Just be careful when you're swinging that hacksaw...
PUBLISHED: 15:27 12 April 2012
Our reporter tries out The Hampstead Butcher's night class for beginners
»In the stream of cookery consciousness that begins with ‘grow your own’ and ends with mass hysteria over a celebrity chef’s supermarket pudding, an unlikely fashion for butchery has emerged.
With this in mind, I thought I’d visit the Hampstead Butcher – who, with their butchery for beginners classes, are bringing food lovers as close as they can to their goods and practices, short of taking them to the abattoir or local farm (which I’m sure will be a future must-do excursion for some foodie followers).
On the way to the class, which happens once a month on a weeknight in the deli-style surroundings of the shop, I wonder what type of people might attend a butchery course. Someone had helpfully suggested that serial killers might get a kick out of it – so I wasn’t exactly optimistic. But when I arrive, they all seem like very normal people, which is reassuring, because on each chopping station around the table are a neat pair of shiny butchery knives.
Across the table are also strewn two hacksaws, which looks a tad grisly.
Leading the class is Phil Rickett, who has been a butcher longer than I have been alive. Round one is the pork joint: we have to cut around the spine, score the skin and tie butchers slipknots around, ready to roast.
The important thing, says Phil, is to cut around the spine with a firm slow movement and not cut into the meat at all. He demonstrates this with us, the six potential serial killers, surrounding him and taking it all in.
Now it is our turn and Phil quite patiently assists as we hack away as if we are clearing the bush in the Serengeti. Poor Phil. Still, his instruction is down-to- earth and useful – and he provides us with information about why it is best to do things certain ways, which is illuminating for me, although I imagine if you were a serial killer it would be of little interest.
He also talks at length about butcher’s knots. Apparently, the essence of a butcher is in their knot and different butchers do it different ways – a bit like sailing. Who’d have thought it? It becomes clear why the knots are a sense of pride when we attempt them – they are tricky. I’m sure knowing how to do one makes the joint taste that much better, I think, as I get my finger stuck in the string.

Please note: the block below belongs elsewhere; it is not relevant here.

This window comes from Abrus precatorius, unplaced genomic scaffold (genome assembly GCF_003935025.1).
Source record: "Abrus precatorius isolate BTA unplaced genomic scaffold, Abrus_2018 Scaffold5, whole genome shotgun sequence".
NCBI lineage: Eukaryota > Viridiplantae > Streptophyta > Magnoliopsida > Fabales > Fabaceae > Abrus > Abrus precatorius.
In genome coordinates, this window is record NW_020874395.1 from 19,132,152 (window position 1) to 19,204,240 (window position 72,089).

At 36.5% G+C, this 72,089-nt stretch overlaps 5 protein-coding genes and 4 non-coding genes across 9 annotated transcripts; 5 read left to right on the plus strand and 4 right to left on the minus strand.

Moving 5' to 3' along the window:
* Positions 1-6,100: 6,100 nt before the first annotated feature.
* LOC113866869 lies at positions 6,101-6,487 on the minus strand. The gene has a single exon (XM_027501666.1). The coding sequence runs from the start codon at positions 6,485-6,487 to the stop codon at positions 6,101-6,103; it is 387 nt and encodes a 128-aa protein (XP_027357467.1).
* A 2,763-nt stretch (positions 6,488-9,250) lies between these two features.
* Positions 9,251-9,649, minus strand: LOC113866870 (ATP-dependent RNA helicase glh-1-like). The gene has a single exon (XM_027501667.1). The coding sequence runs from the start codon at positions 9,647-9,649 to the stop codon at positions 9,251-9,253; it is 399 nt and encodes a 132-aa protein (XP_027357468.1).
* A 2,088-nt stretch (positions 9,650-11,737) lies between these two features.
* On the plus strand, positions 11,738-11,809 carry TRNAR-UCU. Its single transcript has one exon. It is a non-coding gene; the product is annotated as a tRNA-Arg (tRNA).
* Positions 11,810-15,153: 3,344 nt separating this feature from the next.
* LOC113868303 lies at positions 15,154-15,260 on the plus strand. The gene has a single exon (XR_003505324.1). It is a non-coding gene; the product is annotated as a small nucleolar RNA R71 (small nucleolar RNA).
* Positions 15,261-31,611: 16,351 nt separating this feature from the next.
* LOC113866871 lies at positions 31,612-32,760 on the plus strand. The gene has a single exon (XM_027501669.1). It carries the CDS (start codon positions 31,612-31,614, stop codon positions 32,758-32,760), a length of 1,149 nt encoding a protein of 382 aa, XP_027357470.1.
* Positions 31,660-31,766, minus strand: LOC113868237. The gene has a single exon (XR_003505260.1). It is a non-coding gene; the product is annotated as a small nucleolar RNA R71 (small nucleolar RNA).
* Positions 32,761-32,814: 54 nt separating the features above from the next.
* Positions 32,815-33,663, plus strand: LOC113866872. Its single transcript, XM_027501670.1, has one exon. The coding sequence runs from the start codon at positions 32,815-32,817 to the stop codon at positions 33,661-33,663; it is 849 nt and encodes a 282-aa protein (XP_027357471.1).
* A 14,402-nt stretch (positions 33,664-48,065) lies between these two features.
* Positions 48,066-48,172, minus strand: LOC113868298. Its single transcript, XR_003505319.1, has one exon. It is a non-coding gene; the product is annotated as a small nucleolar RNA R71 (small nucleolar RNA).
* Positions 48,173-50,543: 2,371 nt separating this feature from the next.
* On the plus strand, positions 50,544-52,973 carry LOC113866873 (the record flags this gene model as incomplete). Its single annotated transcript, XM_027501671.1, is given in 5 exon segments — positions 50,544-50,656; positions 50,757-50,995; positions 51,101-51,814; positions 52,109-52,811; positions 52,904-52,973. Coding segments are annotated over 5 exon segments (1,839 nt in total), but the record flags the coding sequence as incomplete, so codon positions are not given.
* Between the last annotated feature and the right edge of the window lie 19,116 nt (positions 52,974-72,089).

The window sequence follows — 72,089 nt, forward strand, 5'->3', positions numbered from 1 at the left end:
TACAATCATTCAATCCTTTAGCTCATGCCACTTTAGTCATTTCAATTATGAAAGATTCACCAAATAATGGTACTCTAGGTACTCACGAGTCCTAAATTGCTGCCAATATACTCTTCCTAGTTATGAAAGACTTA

From there, we traverse the landscape of common butchery, semi-successfully hacking our way through a whole chicken, a beef shoulder and the infamous rack of lamb. Each time, our helpful Hampstead Butcher assistant scoops up our meaty creations and packages them, ready to take home and cook (anyone on the course gets to keep all the meat and take home a bottle of wine too).
It becomes clearer while we are chopping why this would be a handy skill for a keen cook to have: sometimes the very way meat is chopped in the first place can decide whether it is doomed to be a dry husk or a juicy piece of action. It feels nice to take ownership of your dinner in this way.
Phil Matthews, ex-restaurateur and owner of the Hampstead Butcher, believes this is the main reason why the classes are so popular. “People now want to have good quality food, know where it comes from and have the skills to prepare it. It’s the complete opposite of when I was a kid and ready meals and Smash were the in-thing.”
He is considering introducing different levels of the class, for those who want to get really experimental.
And experimental is the word for the activity of sawing through a rack of lamb late on a Tuesday night, wearing a white coat, while passers-by nosey through the windows, wondering what on earth is going on.
As I leave the shop, I ponder that, when I was a young lass (which is not that long ago), the most you could get from the local butcher was a couple of pork chops and perhaps the latest village gossip. It seems things have changed. It isn’t such a surprise though. We have, after all, entered the age of pudding hysteria.
n The next classes are on April 17 and May 15. Book by calling 020-7794 9210 or visit www.hampstead butcher.com.